Last month I urged you to not remain satisfied with your old fishing methods and smart anglers are conducting all types of experiments with great results. It’s often the case that those willing to learn more techniques and experiment more are the ones who have more tricks up their sleeve and catch more fish. It might be a variation of an old technique or applying some lessons learnt chasing impoundment bass, but it pays to experiment.

One interesting tactic is one that is often used on impoundment bass. There are some deep holes, around five to six metres, in the upper reaches of the Nepean and they are easily located on a sounder. Canny anglers are using the nearest tree to secure the boat and jigging lipless lures like Rattlin’ Spots to take some big bass in water that has seldom seen a lure.

Working weed beds in the centre of the river as the sun gets higher is a technique growing in popularity and producing great results. Spinnerbaits, soft plastics, hardbodies and deep flies all work well, but plastics and flies would probably be the most successful.

If the water is clear, fish will often be easily spooked and may be a little more reluctant to move too far from the safety of their lairs. Work natural-coloured lures a little faster than normal.


Carp continue to bring excitement to land-based anglers and there’s no shortage of pulling power from these fish. Some anglers go as light as 3kg line to really test their skills and if you’re keen to try, don’t be surprised if there’s a good 20 or 30- minute tussle in store with the big ones.

Baits on the bottom or under a float are the way to go, with popular selections being corn, bread and cheese. However, carp will dine on a variety of baits.

Favourite spots are Pughs Lagoon at Richmond, Yarramundi and Werrington Lake but these feral fish are pretty much everywhere. By law, they mustn’t be returned to the water, as they are the scourge of native freshwater fish and create a number of environmental problems.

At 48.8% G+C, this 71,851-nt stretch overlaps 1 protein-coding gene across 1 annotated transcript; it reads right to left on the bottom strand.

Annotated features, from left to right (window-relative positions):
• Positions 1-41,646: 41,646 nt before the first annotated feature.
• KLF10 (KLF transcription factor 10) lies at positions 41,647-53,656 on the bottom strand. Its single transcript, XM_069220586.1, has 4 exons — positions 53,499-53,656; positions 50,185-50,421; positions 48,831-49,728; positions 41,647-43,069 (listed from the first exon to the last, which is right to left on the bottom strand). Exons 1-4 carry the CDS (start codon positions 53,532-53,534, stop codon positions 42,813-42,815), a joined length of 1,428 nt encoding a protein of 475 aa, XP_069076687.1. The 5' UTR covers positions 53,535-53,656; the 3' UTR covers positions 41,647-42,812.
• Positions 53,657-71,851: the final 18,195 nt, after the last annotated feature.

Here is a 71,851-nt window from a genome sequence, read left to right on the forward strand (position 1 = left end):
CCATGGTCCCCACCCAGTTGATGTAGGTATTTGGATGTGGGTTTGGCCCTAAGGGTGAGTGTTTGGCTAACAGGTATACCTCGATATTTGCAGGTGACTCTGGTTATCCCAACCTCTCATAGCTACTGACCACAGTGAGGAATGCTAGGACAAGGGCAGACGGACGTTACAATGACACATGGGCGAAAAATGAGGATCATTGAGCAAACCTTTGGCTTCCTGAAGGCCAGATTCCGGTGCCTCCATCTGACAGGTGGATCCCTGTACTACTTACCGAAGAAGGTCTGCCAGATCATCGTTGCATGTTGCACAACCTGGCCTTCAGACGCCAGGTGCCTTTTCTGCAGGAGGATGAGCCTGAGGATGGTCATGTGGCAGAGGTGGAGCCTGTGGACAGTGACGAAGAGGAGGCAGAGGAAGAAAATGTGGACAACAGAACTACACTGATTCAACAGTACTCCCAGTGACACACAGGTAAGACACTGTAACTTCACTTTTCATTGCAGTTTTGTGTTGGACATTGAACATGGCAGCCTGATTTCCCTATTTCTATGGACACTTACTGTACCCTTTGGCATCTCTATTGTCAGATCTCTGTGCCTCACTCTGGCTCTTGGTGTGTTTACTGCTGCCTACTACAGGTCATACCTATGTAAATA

Another exciting species to target is mullet. On light line these silver bullets can turn you inside out and are a lot of fun for the kids.

Best found around weed beds, they are usually caught using bread or dough under a float or floated out unweighted. If you plan to make up some dough, mix flour and water with some cotton wool until it becomes nice and firm, like kids play dough. The cotton wool helps it stay on the hook longer.

Toss a little bread in the water to berley the mullet around and hang on. These fish are easily spooked at the best of times, so keep your movements to a minimum and if you have to move, do it slowly. Use as light a light as you dare.

We’ve had some great pics in the past few months to show you. If you have any pics of fish no, matter what species they are, that you want to share with readers, contact me at --e-mail address hidden-- or phone 0418 297 353 and we’ll get them into the magazine for you.

Robert Petty caught this nice 405mm bass in weeds in around a metre of water on a popper. It was caught in an area that many anglers had overlooked.

This is a great time to take the kids out fishing. Timothy Cumming caught this Nepean bass on Dad’s favourite black Rebel Crickhopper. It's important to teach kids the importance of catch-and-release fishing.